I'm also way into this new PISSED JEANS album, Hope For Men (Sub Pop). I hate parroting press kits, but fuck if this shit

doesn't sound a LOT like side 2 of My War. But Pissed Jeans' possess an uncanny ability to sound unique, even while treading a path well worn by many bands before them (pretty much the entire AmRep roster). Great cover art, too.

A Circle Jerks cover is one of the easiest ways a band can find itself on the fast track to my heart, but even without the kickass rendition of that band's “Operation” on their new album What's For Dinner (In The Red), THE KING KHAN AND BBQ SHOW have me in their pocket. The sound of the band is garage-y but with plenty of honest-to-goodness street corner soul and R-rated boogie woogie. Moving effortlessly from sad hooligan laments to Germs-like ferocity, the band almost resembles a punk rock NRBQ. And if you like what you hear, BBQ's album under his birth name MARK SULTAN , titled

The Sultanic Verses (also on In The Red) is at least as good, if a tad shinier in the production department.

Also on the garage tip, the latest from GORE GORE GIRLS, Get The Gore, (their first album for Bloodshot) has a bunch of excellent tunes worth your attention. The cover of The Poppy Family's “Where Evil Grows” is a good choice and a nice touch, and executed well enough. Even better is the raunchy Girls in the Garage-style romp that is “All Grown Up,” which features handclaps and ‘independent woman' lyrics of the “You Don't Own Me” stripe over a sweet blues progression.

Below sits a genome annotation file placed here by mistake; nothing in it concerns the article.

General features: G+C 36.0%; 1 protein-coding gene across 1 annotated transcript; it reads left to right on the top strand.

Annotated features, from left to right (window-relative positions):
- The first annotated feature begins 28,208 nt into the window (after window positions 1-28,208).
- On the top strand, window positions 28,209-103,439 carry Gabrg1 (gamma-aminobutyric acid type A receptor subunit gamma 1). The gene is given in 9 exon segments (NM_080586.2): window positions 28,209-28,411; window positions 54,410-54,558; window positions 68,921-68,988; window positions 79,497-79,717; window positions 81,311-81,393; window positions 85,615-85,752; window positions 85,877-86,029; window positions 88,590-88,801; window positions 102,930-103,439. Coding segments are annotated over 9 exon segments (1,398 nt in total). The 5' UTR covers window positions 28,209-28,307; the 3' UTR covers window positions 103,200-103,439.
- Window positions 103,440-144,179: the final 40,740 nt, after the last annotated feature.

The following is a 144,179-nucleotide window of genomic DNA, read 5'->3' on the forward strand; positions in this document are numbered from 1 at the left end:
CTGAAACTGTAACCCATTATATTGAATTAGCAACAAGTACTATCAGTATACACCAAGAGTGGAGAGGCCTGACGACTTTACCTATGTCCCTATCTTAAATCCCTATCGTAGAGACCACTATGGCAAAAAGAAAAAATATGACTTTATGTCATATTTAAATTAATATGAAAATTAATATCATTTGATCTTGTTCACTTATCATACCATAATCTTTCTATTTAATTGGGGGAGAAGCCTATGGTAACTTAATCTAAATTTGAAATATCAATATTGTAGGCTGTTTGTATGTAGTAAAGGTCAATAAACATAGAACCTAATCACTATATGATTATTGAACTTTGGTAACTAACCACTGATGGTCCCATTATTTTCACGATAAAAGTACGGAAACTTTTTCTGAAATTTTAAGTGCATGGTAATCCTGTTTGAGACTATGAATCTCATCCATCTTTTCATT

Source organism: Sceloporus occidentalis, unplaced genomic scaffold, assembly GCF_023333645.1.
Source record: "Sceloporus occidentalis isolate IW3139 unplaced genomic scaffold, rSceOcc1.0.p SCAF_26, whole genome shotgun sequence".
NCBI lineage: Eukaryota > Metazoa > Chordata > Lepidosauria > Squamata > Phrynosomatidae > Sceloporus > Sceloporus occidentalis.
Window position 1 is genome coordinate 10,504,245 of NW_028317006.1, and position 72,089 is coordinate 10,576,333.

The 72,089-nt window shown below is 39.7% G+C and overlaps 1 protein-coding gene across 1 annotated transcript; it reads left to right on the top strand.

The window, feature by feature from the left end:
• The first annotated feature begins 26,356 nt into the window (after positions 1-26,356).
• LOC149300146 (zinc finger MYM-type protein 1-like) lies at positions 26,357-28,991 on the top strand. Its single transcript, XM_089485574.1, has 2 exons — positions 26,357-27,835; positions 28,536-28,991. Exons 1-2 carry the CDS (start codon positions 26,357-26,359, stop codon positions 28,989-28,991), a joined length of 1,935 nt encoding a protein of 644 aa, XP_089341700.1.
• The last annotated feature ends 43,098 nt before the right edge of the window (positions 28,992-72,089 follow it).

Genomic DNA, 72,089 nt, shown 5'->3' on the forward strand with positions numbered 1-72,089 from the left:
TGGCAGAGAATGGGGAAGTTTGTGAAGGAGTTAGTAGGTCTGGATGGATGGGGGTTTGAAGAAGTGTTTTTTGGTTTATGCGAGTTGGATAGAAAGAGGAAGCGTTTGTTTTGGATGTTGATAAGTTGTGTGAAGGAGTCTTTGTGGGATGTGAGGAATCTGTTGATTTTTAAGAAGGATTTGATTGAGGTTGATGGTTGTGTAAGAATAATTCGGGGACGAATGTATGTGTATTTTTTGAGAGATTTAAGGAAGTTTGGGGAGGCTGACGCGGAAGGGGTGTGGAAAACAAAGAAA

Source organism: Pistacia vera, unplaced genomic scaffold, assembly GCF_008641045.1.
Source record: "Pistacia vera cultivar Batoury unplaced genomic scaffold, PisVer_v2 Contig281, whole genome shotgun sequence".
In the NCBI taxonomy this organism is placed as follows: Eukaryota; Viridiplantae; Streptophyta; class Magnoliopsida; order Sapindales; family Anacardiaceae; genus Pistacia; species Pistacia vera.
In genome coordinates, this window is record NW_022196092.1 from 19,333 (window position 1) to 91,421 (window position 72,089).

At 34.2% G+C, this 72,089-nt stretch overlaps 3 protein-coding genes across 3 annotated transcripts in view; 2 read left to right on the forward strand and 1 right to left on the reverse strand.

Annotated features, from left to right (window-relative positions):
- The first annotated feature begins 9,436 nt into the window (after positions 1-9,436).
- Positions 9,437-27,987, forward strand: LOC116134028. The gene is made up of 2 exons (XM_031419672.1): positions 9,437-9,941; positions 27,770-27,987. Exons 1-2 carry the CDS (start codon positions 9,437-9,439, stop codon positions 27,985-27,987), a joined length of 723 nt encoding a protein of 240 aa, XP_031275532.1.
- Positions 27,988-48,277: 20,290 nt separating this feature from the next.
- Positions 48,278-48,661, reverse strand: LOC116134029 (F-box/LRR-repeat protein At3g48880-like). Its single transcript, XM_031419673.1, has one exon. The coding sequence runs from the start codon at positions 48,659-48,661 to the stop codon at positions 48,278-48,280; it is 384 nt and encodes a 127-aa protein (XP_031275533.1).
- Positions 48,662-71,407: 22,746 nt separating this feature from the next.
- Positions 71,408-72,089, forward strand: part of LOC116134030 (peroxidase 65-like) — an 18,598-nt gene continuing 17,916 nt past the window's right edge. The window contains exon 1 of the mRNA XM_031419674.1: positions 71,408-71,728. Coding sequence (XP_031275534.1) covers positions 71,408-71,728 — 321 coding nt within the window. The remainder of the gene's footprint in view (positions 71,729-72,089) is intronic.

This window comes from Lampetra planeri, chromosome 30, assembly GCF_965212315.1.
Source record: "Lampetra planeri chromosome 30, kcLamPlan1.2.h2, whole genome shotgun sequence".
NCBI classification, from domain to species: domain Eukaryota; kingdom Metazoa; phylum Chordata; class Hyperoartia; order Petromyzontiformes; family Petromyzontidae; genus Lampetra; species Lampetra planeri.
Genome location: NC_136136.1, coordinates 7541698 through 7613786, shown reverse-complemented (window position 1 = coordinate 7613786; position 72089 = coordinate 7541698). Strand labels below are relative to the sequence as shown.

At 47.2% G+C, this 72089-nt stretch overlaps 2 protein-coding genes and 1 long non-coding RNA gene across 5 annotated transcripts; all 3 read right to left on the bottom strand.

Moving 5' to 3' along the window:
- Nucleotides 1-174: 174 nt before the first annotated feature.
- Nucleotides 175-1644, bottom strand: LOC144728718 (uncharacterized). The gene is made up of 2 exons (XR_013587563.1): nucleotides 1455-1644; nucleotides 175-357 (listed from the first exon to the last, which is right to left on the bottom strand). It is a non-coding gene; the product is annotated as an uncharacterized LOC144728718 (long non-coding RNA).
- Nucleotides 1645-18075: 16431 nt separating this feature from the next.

The Sewers of Mars Record Of The Month Award goes to SIC ALPS, one of the best new bands I've heard in a long time. Caught 'em live with PINK REASON a few weeks back and watched awestruck

for the entire set as the two dudes thrashed and bashed out a most primal relapse 'n' roll—think Billy Childish's entire discography screwed and chopped and then blasted all at once through an old Fender Twin. I snatched up their recent 7” on Skulltones and can say without question that it does not disappoint, even coming on the heels of such a killer gig. They also have two previous LP releases, also

worth checking out. Snatch these up now before Sub Pop or Matador sign 'em and your girlfriend is waiting in line at Amoeba for Sic Alps frontman Mike Donovan's autograph. And just where do you think he'll sign that autograph? Think about it, partner.

Next month, I'll try to report on a pair of new TODAY IS THE DAY DVDs, serve up a nepotistic (but wholly sincere) lecture on the mindfuck that is the new MAGIK MARKERS disc on Ecstatic Peace!, try to convince you all how great the new album by MOTHER HIPS is, and read some of your mail. Actually, fuck your mail.